We have discussed the first two options in earlier tutorials. In this tutorial we shall use the third option. Right-click below the columns header row and select Insert Row as shown in Figure 33.

1581.d33.jpg-1100x19998

Figure 33. Insert Row

A row with empty (null value) columns gets added, as shown in Figure 34.

 7838.d34.jpg-1100x19998

Figure 34. An empty row added

Next, we shall add the following data (the first row is the columns header row) to the table.

logid,time_stamp,category,type,servername,code,msg
1,'Apr-8-2014-7:06:16-PM-PDT','Notice','WebLogicServer','AdminServer','BEA-000365','Server state changed to STANDBY'
2,'Apr-8-2014-7:06:21-PM-PDT','Notice','WebLogicServer','AdminServer','BEA-000365','Server state changed to RUNNING'

To add column data, click in the column; as an example, the category column shown in Figure 35. The data may be directly copied into the column or you can click on Define in Text Editor, as shown in Figure 35.

0005.d35.jpg-1100x19998

Figure 35.  Define in Text Editor

In the text editor add the data as shown in Figure 36 and click on OK.

2161.d36.jpg-1100x19998

Figure 36. Adding Column Data in Text Editor

The column data gets added, as shown in Figure 37. Similarly, click on Define in Text Editor for the code column.

5775.d37.jpg-1100x19998

Figure 37. Column Data added for category Column

Specify data in the Text Editor and click on OK as shown in Figure 38.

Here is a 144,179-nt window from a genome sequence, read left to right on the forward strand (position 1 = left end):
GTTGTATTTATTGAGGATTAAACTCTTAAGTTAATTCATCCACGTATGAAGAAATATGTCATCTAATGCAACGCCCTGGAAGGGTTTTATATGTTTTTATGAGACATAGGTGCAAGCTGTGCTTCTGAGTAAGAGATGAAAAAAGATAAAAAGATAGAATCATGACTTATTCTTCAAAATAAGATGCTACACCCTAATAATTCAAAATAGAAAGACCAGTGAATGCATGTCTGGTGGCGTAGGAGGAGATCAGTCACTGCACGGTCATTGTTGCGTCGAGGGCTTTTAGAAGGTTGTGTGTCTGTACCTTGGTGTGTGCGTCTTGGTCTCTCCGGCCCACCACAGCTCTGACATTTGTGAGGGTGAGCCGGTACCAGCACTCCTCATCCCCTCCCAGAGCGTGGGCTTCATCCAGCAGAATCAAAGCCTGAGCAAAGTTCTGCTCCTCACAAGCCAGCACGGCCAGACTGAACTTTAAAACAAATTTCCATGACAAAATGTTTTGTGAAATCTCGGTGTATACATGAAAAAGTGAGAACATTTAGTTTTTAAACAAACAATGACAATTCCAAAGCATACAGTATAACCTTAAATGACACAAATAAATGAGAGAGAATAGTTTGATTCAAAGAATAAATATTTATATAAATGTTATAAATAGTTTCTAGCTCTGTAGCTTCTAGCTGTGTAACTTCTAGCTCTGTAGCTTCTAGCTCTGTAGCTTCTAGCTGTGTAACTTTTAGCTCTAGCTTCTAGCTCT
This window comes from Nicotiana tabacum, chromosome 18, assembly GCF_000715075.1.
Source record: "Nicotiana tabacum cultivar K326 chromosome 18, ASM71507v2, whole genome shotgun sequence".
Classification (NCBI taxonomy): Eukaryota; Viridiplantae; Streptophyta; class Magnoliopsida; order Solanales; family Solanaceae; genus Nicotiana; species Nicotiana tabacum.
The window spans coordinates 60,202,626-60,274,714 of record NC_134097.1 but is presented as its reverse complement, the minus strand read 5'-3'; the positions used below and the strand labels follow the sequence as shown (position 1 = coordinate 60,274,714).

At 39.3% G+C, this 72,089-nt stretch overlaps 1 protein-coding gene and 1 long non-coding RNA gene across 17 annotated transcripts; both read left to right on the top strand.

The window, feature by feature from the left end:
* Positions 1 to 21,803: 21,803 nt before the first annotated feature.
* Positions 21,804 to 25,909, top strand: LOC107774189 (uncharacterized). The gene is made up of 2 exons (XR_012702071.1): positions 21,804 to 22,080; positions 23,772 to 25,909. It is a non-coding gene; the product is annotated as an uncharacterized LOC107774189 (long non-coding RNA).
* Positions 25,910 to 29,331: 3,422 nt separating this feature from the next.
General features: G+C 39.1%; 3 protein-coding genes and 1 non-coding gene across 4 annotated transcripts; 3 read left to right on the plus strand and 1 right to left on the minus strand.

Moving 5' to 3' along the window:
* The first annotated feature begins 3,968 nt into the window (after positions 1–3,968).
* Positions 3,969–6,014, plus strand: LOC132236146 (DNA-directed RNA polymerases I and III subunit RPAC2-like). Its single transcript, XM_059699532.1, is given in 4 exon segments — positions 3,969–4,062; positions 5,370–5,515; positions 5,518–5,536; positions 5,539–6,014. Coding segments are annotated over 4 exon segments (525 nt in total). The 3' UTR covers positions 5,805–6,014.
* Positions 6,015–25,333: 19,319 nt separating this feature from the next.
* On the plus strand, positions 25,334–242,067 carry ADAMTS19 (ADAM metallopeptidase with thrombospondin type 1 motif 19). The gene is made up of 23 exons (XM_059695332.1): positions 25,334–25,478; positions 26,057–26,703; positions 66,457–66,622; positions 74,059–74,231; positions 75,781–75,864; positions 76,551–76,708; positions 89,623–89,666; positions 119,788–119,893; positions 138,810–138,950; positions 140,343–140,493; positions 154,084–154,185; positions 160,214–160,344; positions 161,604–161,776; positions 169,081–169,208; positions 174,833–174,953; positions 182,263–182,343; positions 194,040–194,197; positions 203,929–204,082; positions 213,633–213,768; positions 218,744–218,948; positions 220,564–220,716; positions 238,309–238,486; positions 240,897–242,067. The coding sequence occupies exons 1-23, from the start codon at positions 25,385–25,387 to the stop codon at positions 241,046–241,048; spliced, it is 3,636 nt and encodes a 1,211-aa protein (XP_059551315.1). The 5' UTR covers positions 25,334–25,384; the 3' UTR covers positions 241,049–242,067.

7851.d38.jpg-1100x19998

Figure 38. Adding Data in Text Editor

The code column data also gets added, as shown in Figure 39. Required columns are indicated by the (required) field text, as shown for the primary key column logid in Figure 39.

0027.d39.jpg-1100x19998

Figure 39. Required Column logid

Click on Define in Editor as shown in Figure 40.

3632.d40.jpg-1100x19998

Figure 40. Define in Editor

Specify the logid in the Editor and click on OK as shown in Figure 41.

5707.d41.jpg-1100x19998

Figure 41. Adding logid in  Editor

The logid gets added, as shown in Figure 42. Add the data in the msg column with Define in Text Editor as shown in Figure 42.

6864.d42.jpg-1100x19998

Figure 42. Adding data to msg Column with Define in Text Editor

In the Text Editor add the data and click on OK as shown in Figure 43.

1588.d43.jpg-1100x19998

Figure 43. Adding Data in Text Editor

Similarly, add data in the other columns in the first row as shown in Figure 44.

2654.real 44.jpg-1100x19998

Figure 44. Adding a Row of Data

To refresh the data, right-click on the row and select Refresh as shown in Figure 45.

 6378.d45.jpg-1100x19998

Figure 45. Refresh

Because Auto Commit is ON by default, the row of data gets committed with Refresh and the one row of data gets fetched, as shown in Figure 46.

 7444.d46.jpg-1100x19998

Figure 46. One row of Data Committed and Fetched

To add the second row of data, right-click below the first row of data and select Insert Row as shown in Figure 47.

0511.d47.jpg-1100x19998

Figure 47. Insert Row

An empty (null value) row gets added, as shown in Figure 48.

7848.d48.jpg-1100x19998

Figure 48. An empty Row Added

Adding data to the second and subsequent rows is simplified by providing the data-assist feature. If the column data is the same as a previous row’s column data the data may be selected from the data-assist drop-down, as shown in Figure 49.

5381.d49.jpg-1100x19998

Figure 49. Selecting Data from Data-Assist Drop-Down

Similarly, add data using data-assist for the code column as shown in Figure 50.

7457.d50.jpg-1100x19998

Figure 50. Adding Data to the Code Column with Data Assist